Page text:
Walking through the corridor of Mickalene Thomas’s studio in Brooklyn is like being transported to a mini version of the sort of collection of African American art you expect to see at a big gallery. At least, that’s how it feels as Thomas’s business manager, Susan Grogan, takes me on a tour of the space during a video call in late August. But far from being the servants and erotic figures so often seen in such exhibitions, the Black women in Thomas’s paintings are strong, elegant figures covered in vibrant colors and glittering rhinestones. Draped in fashionable fabrics and at times topless, these models, with their steady gaze and self-assertive poses, exude confidence which both causes viewers to become transfixed and compels them to shy away. Since her 2009 debut, her provocative works have stunned the art world, exalting femininity and LGBTQ and Black identities, and examining how Black bodies, especially women’s, are represented in art.
This autumn, having laid low for “a couple of years, because of Covid and all that”, Thomas returns with one of the biggest projects of her career, presenting her work at Lévy Gorvy’s galleries in New York City, London, Paris, and Hong Kong. She is also showing 10 new pieces at Galerie Nathalie Obadia in Paris, a long-time partner gallery. Collectively titled Beyond the Pleasure Principle, the shows feature new paintings, installations, and video works. Taking inspiration from Sigmund Freud’s 1920 essay of the same name, the exhibition features work that alludes to her artistic influences, and explores sexuality, respectability, politics, and the notion of “how what we deem acceptable is completed by so many different things within our environment”.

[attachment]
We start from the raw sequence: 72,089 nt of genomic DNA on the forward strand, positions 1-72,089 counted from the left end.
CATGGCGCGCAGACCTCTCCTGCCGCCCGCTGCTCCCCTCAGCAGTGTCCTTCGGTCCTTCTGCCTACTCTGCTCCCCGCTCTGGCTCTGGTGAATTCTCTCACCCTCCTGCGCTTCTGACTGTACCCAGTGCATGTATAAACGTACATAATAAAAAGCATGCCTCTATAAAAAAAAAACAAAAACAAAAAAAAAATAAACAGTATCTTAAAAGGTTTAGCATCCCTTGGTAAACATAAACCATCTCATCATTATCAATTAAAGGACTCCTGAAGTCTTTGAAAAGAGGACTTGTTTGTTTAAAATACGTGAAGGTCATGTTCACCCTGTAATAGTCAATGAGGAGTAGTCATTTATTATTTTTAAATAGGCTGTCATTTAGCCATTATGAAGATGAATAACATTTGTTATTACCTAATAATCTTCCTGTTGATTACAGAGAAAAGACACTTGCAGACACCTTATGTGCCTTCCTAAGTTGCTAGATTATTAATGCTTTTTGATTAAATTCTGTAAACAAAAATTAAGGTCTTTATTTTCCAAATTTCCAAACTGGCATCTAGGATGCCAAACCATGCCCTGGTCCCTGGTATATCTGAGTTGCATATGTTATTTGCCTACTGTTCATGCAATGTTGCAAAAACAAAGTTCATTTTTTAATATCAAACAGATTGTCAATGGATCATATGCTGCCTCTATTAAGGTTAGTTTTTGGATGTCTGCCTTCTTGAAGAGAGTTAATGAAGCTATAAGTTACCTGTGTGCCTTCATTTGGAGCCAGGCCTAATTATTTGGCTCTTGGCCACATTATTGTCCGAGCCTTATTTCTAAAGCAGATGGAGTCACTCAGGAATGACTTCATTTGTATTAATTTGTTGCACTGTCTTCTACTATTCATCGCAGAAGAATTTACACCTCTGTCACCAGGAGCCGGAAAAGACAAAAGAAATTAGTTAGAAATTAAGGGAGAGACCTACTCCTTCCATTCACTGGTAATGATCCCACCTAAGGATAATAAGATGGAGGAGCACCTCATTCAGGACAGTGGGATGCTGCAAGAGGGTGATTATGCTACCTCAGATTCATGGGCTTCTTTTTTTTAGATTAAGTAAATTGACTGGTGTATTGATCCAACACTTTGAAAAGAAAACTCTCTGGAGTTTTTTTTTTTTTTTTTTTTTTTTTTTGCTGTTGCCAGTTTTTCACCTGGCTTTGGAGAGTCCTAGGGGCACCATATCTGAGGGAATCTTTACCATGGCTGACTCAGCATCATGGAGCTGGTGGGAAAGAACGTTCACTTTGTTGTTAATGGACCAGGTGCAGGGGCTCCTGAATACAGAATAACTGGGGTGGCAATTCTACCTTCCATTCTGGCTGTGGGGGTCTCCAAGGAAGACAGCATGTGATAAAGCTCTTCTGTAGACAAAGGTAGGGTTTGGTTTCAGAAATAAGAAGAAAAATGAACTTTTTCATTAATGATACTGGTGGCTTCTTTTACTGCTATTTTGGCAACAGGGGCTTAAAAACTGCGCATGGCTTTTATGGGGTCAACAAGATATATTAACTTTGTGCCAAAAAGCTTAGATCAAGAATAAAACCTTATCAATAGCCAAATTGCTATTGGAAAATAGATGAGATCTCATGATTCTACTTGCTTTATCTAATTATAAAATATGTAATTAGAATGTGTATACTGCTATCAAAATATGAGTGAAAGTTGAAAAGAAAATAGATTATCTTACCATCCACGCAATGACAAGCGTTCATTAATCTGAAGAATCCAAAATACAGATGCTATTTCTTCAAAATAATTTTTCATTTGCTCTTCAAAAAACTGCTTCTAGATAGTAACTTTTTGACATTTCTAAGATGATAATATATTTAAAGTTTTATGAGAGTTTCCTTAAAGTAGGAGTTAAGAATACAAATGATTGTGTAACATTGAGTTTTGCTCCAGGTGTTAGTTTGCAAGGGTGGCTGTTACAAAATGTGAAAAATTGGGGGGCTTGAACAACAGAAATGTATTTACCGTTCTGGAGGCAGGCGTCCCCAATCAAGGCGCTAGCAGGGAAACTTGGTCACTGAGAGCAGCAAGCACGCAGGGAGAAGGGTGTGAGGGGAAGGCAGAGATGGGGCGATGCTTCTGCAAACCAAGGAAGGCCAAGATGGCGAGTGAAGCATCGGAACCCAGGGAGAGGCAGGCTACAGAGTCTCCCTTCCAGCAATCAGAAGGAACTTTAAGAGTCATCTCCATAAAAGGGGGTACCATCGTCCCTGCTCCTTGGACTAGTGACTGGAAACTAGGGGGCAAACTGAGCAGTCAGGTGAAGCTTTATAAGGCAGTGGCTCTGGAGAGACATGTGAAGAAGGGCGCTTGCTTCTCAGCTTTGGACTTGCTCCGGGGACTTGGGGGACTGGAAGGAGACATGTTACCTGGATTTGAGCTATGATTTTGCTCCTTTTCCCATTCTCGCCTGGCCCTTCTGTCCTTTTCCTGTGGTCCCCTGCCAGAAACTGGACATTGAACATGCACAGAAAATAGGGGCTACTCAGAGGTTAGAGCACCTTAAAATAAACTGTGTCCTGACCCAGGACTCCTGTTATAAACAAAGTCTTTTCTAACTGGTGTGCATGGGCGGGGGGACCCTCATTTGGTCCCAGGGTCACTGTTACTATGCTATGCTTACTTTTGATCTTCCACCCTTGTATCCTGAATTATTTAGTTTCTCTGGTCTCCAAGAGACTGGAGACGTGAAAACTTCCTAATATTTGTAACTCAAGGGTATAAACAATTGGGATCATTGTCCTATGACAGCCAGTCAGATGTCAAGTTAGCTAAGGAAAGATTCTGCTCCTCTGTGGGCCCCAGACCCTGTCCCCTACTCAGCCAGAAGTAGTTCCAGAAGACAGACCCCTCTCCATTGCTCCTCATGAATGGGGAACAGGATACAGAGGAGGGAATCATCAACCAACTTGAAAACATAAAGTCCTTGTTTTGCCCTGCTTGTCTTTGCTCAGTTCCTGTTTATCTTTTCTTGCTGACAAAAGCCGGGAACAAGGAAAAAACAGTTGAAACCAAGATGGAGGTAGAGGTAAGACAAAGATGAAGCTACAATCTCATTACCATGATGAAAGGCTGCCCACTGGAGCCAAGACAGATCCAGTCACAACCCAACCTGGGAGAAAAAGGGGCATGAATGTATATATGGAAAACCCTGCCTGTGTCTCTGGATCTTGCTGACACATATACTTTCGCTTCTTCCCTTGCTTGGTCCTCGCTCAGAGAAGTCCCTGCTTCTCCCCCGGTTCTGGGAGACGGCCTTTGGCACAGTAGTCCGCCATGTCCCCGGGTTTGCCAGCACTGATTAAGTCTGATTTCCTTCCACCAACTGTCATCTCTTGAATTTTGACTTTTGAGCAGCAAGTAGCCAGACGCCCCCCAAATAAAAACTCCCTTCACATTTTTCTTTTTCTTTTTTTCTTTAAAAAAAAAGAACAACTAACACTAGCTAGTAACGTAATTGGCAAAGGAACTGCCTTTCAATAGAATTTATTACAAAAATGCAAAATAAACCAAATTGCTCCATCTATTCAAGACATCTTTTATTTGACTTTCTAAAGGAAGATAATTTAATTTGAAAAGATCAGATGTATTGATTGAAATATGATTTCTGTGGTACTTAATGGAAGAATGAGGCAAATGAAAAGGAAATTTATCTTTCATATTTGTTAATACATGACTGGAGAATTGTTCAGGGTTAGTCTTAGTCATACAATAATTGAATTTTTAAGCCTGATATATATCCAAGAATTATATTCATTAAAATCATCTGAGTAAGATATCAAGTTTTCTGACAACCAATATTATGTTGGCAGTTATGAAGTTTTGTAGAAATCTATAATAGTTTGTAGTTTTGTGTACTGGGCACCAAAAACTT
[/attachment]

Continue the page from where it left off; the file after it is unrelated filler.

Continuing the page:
The first of the four exhibitions opened last month in New York City, and debuts her latest large-scale paintings from her Jet series. They recontextualize Black women’s images from the pin-up calendars of the vintage Jet magazine, a publication that promoted progressive African American cultural and political ideas. Later this month, the gallery in London’s Mayfair will show the Jet Blue series, pieces also based around the magazine’s images that redefine beauty for a contemporary audience. Opening in October, Paris’s Resist focuses on female Black American civil rights activists from the 1960s to the present day. Also in October, Hong Kong’s Tête de Femme, which pays tribute to predecessors such as Pablo Picasso and Andy Warhol, will feature recent and never-before-seen works.
While the subjects are diverse, the shows are interconnected. “The Black female body is the center of all that [I am portraying], even though the paintings are completely different,” Thomas says. “Using Resist as a component in relation to some of the conceptual stuff that Jet magazine was harboring connects all these bodies of work. When you think about Tête de Femme in Hong Kong, where the series’ abstract faces are still related to the Black body, they’re paintings of faces [of] my various models ... It’s really important for my bodies of work to have conceptual threads but be executed differently.”
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